WASHINGTON (WASHINGTON POST) - Someone in southwestern Oregon is either an exceptionally terrible shot or intentionally maiming wild deer with arrows.
Either way, state wildlife officials and law enforcement are offering a reward for information leading to the arrest of whoever has been responsible for a curious sight in the Oregon wilderness: live deer roaming around with arrows stuck in them.
On Friday (April 27), troopers from the Oregon Department of Fish and Wildlife headed to the Shady Cove area, about 295 miles (475km) south of Portland, in response to reports of a deer, still alive, who had an arrow protruding from its body.
Though the deer was reportedly still able to eat and walk around, officials hoped to tranquilise the animal to be able to remove the arrow.
"They were unable to locate the deer," Oregon State Police said in a statement Saturday. "A trooper responded later that evening and found not one, but two deer that had arrows protruding from them. The injuries to the deer did not appear to be life threatening."
Later, officials received reports of a possible third deer with an arrow stuck in it.
Pictures released by police showed one deer, upright and gazing straight ahead, with an arrow shot almost all the way through the base of its neck.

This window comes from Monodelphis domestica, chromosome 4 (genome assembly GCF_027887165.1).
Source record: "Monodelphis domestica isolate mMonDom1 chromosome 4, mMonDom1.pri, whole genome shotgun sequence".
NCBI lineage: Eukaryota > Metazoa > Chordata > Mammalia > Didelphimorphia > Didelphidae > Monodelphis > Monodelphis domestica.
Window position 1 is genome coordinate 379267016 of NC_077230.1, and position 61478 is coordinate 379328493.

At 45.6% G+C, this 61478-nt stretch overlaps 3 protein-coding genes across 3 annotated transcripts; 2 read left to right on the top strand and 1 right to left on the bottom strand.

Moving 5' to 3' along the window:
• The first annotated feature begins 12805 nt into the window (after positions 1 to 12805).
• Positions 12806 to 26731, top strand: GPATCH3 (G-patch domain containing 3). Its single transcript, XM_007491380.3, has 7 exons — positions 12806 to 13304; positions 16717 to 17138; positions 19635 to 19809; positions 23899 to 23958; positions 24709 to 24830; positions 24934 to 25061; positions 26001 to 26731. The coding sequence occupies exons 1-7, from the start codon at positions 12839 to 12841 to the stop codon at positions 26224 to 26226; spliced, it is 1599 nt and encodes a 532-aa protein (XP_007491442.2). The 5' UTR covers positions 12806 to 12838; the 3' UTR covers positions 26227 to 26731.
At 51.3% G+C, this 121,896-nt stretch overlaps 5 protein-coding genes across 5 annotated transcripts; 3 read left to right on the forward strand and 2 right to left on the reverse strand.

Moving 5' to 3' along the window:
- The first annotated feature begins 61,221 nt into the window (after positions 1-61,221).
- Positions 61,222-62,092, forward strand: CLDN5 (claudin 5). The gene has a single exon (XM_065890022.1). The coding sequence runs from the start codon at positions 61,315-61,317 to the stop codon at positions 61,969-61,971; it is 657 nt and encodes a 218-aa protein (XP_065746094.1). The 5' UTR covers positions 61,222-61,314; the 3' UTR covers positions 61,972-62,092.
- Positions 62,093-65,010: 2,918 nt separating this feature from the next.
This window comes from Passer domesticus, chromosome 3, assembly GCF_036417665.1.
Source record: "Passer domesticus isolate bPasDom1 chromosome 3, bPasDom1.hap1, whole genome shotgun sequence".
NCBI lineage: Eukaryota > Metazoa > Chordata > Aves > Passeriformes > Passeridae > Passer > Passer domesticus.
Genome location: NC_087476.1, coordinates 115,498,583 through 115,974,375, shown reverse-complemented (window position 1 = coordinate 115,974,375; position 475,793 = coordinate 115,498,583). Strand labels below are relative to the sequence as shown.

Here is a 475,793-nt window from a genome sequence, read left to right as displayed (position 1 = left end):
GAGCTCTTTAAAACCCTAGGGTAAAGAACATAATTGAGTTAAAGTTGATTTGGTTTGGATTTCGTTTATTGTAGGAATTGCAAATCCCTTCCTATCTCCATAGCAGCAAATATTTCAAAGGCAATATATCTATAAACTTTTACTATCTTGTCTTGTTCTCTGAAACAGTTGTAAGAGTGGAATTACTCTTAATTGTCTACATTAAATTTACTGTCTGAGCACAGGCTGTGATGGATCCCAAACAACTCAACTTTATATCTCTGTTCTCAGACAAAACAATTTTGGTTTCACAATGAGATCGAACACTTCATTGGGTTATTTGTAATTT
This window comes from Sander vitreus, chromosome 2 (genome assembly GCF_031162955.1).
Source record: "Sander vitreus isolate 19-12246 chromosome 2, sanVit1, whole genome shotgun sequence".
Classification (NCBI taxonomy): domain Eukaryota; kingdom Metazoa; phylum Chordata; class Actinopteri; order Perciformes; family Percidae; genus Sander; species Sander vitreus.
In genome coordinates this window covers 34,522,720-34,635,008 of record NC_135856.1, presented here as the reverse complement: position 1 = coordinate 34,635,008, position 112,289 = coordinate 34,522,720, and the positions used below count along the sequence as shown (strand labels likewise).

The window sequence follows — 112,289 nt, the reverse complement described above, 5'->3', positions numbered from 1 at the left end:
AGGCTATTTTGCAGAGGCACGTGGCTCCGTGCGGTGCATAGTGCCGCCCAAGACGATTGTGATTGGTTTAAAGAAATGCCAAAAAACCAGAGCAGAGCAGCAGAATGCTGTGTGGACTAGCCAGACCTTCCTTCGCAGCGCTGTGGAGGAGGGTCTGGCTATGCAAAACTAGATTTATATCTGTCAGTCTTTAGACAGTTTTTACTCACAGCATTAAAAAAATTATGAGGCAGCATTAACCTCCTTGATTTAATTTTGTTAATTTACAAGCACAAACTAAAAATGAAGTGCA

Two other photos - of what appeared to be a second deer - showed an arrow piercing through its face, just below both eyes. The deer in those photos was also upright and appeared to be walking.
The reward was initially US$500 (S$661) through the state's Turn-in-Poachers programme, which pays for information in cases involving "illegal possession, killing, taking, and/or waste" of certain animals in the state, including bighorn sheep, moose, antelope, bears and game birds.
"Poaching wildlife and damaging habitats affects present and future generations of wildlife, impacts communities and the economy, and creates enforcement challenges," police said in a statement.
As of Sunday, the reward had increased to US$2,000, after a local chapter of the Oregon Hunters Association offered an additional US$1,500, the Oregonian reported.
Oregon State Police spokesman Kaito Raiser told the newspaper that they were still on the lookout for the affected deer - and that the arrows they had been stuck with were not the kind used by hunters.
"We've been unable to capture the deer to (tranquilise the animals and) remove the arrows," Raiser told the Oregonian. "You have to get very close to the deer, about 30 yards (27m), for it to be effective, which is difficult for wild deer."